The Vancouver Island Wilderness Committee feels it’s time for the BC Environment Assessment Office to terminate the application process for the Raven Coal Mine.
“Compliance Energy has consistently failed to navigate B.C.’s environmental review process,” committee campaigner Torrance Coste said in a news release. “And now, rather than provide the information requested, the company is accusing the EAO of bias and making excuses about why its project has gotten absolutely nowhere.”
The company had until Aug. 28 to provide the office with more information about project plans and its intentions.
The EAO rejected the company’s initial application in 2013. Earlier this year, Compliance withdrew a revised application while it tried to clear up some misconceptions about its mine proposal near Baynes Sound. For instance, chief operations officer Stephen Ellis says there are ill perceived issues about dust in Port Alberni, where coal would be stored and shipped.
In a letter to Shelley Murphy of the EAO, Ellis says the application review process has been time-consuming and costly, causing two overseas investors (Itochu and LG) to withdraw from the Raven project after making substantial investments.
“It has become a concern to Compliance Coal that the EAO will continue to place roadblocks ahead of the application for the Raven Underground Coal Project and into the application review irrespective of whether the application meets or exceeds all of the AIR requirements,” Ellis states. He notes a working group includes people who have opposed the project from the outset.
The company feels the EAO is not treating the proposal in a fair and transparent manner. Ellis suggests the project would never be able to attain an environmental certificate “given the built-in biases in the review process, the lack of working group expertise in screening the application and the EAO’s reluctance to acknowledge that in fact the AIR has been complied with.
“The very commitment of the BCEAO in working towards an effective and efficient EA on the Raven project is in doubt,” Ellis states.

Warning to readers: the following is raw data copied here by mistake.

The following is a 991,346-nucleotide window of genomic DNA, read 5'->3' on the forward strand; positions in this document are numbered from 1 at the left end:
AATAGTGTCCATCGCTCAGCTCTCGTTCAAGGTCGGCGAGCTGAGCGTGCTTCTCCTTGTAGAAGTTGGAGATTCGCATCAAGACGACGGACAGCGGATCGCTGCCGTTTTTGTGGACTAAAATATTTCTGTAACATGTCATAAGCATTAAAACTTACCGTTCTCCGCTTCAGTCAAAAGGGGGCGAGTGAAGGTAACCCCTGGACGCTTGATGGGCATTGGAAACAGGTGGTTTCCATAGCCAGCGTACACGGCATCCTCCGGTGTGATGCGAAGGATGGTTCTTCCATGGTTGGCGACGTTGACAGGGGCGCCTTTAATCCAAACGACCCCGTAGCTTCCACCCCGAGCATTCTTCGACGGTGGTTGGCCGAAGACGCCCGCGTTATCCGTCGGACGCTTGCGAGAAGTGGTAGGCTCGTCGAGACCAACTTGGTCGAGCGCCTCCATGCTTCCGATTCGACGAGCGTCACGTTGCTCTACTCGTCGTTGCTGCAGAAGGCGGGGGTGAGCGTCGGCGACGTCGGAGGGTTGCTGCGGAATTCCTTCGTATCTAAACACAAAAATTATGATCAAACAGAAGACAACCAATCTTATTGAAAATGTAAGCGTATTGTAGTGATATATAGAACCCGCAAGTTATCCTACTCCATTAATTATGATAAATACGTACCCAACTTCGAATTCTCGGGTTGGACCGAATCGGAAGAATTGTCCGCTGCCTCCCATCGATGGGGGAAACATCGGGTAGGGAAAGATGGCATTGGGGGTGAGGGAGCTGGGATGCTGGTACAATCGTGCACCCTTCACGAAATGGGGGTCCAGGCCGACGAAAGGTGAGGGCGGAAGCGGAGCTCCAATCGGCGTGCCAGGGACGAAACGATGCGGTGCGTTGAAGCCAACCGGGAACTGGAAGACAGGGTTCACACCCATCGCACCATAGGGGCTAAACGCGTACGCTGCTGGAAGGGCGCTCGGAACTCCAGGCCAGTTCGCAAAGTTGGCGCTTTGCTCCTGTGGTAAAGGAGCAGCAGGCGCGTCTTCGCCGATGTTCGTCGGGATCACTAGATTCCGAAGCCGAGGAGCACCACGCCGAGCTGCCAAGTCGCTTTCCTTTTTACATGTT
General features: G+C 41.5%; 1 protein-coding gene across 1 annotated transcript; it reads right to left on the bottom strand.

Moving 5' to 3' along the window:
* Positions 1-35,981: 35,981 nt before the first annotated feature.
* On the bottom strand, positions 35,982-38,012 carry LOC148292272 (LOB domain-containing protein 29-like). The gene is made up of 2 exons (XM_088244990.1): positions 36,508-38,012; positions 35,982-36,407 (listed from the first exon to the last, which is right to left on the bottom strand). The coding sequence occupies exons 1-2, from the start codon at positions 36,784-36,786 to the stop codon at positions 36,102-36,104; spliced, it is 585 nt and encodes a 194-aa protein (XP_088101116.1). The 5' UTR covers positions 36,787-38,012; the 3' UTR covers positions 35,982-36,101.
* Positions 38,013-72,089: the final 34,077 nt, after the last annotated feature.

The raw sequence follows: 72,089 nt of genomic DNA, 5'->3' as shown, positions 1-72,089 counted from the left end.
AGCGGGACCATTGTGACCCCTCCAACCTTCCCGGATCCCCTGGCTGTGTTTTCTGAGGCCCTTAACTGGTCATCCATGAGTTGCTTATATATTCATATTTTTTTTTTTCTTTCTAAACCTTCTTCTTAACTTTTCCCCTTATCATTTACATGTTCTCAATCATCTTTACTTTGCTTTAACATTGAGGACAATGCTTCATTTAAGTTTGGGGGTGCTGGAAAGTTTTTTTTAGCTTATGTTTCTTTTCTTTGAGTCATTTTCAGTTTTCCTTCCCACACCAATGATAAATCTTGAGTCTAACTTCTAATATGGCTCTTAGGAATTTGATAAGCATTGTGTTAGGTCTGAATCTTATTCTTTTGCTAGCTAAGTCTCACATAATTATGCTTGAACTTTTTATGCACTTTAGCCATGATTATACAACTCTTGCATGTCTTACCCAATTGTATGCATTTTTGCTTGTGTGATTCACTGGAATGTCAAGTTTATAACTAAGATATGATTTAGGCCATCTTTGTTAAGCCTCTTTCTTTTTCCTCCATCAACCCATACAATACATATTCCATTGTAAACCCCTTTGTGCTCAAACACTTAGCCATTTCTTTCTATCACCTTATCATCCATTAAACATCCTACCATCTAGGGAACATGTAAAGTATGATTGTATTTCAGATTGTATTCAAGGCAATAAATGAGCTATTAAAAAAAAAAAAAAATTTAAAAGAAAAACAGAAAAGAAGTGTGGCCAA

(For a PDF of the letter in its entirety, go to bit.ly/1JKGUpe)
CoalWatch Comox Valley president John Snyder suggests sour grapes on Ellis’ part.
“Compliance has had over three years to provide the required information in an application, and thus far their efforts in providing that information have been far from adequate,” Snyder said. “CoalWatch still contends that our request for the EAO to terminate the Raven Coal EA is a reasonable one.”
The EAO may terminate an assessment if a proponent hasn’t provided required information within three years of receiving an Application Information Requirements (AIR). But even if a proponent withdraws from an EA, or if an EA is terminated, that does not mean the office has rejected a project.
Compliance is considering its options and seeking advice as to how to address the issue.
“At the end of the day, this company has been given ample opportunity to make its case and it just hasn’t delivered,” Coste said. “Compliance has proven its inability to comply with deadlines and submit information on time…I think part of Compliance’s dilemma is that there is no way to responsibly justify a new coal mine on Vancouver Island. This is a bad project with essentially zero public support, and the company needs to realize that and move on.”
Ellis — who chose not to comment about Coste’s opinions — has said the mine will be developed in an environmentally friendly manner.
Compliance has already spent more than $20 million on the project. The company expects the mine to create about 350 full-time jobs and spinoff jobs. Estimates indicate it could operate 16 years.